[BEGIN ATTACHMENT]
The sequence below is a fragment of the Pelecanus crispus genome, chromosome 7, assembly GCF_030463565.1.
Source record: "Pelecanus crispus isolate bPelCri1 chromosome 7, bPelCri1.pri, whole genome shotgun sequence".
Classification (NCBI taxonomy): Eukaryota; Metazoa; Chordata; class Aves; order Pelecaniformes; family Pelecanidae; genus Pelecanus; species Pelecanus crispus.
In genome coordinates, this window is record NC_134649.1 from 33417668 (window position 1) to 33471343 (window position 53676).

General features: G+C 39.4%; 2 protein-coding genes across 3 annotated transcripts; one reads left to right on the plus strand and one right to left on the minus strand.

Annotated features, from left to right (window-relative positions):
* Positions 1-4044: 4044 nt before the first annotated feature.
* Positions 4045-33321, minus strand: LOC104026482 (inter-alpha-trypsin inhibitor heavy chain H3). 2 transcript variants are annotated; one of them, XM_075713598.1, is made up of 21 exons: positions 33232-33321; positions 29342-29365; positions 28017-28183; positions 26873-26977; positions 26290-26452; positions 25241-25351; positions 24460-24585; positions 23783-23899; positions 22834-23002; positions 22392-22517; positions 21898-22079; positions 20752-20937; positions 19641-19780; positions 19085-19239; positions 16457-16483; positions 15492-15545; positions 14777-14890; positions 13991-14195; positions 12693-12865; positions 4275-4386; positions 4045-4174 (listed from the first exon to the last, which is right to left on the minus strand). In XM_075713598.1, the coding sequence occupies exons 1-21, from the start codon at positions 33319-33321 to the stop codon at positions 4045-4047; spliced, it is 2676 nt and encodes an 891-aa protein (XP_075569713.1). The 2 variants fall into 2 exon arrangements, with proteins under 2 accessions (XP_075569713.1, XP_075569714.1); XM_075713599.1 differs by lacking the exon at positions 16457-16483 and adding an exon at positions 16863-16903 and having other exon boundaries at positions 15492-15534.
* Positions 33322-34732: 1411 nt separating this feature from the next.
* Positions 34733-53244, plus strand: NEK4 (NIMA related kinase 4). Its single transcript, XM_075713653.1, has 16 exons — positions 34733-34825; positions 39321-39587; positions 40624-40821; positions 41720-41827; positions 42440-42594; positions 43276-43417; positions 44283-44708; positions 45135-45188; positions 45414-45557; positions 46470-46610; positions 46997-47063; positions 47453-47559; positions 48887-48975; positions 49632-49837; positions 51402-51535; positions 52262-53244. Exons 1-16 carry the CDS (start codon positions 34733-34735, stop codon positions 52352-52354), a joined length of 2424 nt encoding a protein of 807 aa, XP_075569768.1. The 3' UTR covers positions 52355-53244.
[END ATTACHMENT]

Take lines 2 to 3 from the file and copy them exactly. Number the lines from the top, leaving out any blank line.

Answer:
Source record: "Pelecanus crispus isolate bPelCri1 chromosome 7, bPelCri1.pri, whole genome shotgun sequence".
Classification (NCBI taxonomy): Eukaryota; Metazoa; Chordata; class Aves; order Pelecaniformes; family Pelecanidae; genus Pelecanus; species Pelecanus crispus.